Bhaktapur is located around 12 kilometers East from Kathmandu, the capital of Nepal. The city used to be the center of an ancient trading route between India and Tibet. This aspect of Bhaktapurs history has really helped to shape the identity of the city, bringing a melange of Tibetan, Newari and Indian influences.
Much like many other places in Nepal it is situated in a valley surrounded by the Himalayas. A towering mountain range that touches even the clouds in the sky. A truly amazing sight on its own but more so when combined by the ancient stone and wood pagodas of Bhaktapur.
I spent the day at Bhaktapur. Walking the streets. I was enthralled by the buildings. Buildings constructed with red bricks and wood with sometimes gold coloured or stone ornaments. I found a mix of Indian and Buddhist shrines along with many stalls selling items such as singing bowls, Hindu and Buddhist ornaments and pottery. I was amazed by the pottery skills of the street potters making items such as bowls, vases or water jugs. Everything done by hand and baked using wood fired ovens. The smell of the air was rich in a mixture of the wood smoke and the faint scent of sandalwood and incense.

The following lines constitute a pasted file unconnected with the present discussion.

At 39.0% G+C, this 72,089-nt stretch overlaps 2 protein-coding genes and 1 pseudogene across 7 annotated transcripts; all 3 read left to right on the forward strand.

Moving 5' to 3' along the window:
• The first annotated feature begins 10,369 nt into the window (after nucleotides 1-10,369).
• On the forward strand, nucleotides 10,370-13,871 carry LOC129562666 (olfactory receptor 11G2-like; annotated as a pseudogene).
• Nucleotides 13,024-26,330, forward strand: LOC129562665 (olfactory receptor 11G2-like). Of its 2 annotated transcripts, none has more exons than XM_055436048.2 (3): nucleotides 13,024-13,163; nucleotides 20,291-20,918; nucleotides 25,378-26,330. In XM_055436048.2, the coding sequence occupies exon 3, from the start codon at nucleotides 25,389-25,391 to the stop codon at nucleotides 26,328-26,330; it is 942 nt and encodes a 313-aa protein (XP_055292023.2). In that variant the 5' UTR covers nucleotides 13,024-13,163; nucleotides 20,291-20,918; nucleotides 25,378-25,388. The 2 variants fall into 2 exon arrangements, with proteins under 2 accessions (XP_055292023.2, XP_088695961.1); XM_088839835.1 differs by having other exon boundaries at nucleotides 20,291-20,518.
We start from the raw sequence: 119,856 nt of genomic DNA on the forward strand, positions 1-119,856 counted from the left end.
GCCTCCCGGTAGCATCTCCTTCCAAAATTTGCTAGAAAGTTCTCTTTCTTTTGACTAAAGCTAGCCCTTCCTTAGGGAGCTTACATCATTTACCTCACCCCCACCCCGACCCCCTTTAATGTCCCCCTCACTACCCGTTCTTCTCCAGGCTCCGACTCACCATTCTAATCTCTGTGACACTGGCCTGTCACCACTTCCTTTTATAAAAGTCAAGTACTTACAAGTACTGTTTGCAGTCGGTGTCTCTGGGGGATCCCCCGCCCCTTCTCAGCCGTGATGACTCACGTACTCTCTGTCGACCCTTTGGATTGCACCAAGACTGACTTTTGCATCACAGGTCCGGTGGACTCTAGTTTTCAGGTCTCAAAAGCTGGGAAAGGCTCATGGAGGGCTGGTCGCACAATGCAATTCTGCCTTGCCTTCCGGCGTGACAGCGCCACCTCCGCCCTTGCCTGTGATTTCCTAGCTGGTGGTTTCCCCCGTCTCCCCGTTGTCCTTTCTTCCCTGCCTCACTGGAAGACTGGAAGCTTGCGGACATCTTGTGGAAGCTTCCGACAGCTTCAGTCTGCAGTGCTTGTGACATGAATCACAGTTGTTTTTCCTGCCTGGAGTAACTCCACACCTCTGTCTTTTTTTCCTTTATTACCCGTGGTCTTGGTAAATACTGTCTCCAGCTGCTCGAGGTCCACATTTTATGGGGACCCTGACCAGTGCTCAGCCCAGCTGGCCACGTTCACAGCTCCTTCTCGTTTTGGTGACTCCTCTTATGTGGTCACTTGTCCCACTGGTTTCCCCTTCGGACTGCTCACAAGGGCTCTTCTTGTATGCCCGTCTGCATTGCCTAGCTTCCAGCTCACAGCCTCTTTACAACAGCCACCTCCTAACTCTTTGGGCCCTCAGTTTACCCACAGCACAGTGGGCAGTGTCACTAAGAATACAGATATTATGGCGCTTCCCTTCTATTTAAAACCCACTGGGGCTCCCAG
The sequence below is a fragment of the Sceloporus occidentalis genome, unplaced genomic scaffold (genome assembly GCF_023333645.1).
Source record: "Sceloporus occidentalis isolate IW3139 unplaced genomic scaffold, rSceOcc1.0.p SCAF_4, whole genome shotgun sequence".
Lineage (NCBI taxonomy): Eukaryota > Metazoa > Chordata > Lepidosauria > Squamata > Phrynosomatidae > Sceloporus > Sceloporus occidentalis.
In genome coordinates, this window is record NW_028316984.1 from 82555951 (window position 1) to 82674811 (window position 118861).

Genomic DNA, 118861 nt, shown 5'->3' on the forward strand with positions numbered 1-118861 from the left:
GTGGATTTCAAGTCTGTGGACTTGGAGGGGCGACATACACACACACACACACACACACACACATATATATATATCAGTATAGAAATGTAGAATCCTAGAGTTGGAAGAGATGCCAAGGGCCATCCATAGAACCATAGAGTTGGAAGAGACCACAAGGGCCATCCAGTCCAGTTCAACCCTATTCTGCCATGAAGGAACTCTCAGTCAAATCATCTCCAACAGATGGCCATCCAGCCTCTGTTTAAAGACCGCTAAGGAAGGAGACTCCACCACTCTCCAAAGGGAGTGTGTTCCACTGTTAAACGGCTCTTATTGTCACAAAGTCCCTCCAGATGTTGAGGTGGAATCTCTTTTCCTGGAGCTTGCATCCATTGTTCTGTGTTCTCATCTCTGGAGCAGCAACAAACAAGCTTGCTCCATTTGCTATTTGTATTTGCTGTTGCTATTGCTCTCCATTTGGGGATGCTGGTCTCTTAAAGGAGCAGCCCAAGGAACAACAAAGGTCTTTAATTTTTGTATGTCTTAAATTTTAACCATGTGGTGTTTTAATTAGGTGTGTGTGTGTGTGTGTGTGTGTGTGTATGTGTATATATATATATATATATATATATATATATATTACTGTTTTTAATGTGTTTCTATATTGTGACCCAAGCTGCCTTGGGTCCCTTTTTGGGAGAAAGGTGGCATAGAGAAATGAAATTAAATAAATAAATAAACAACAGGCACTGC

I visited Bhaktapur during the rainy season. I found that during the rainy season when it rains, it pours. Half the day had passed and I could see the rain on the horizon. I managed to seek refuge in a cafe in sight of the Nyatapola pagoda. This was the largest pagoda in the city which is over 300 years old. It was here where I sought out the rest of the day with friends. Talking about the unique beauty of the city and its people. Eating plate after plate of steamed momos (if you ever go to Nepal you got to try these dumplings called momos) and washing them down with Everest lager. It was a good day.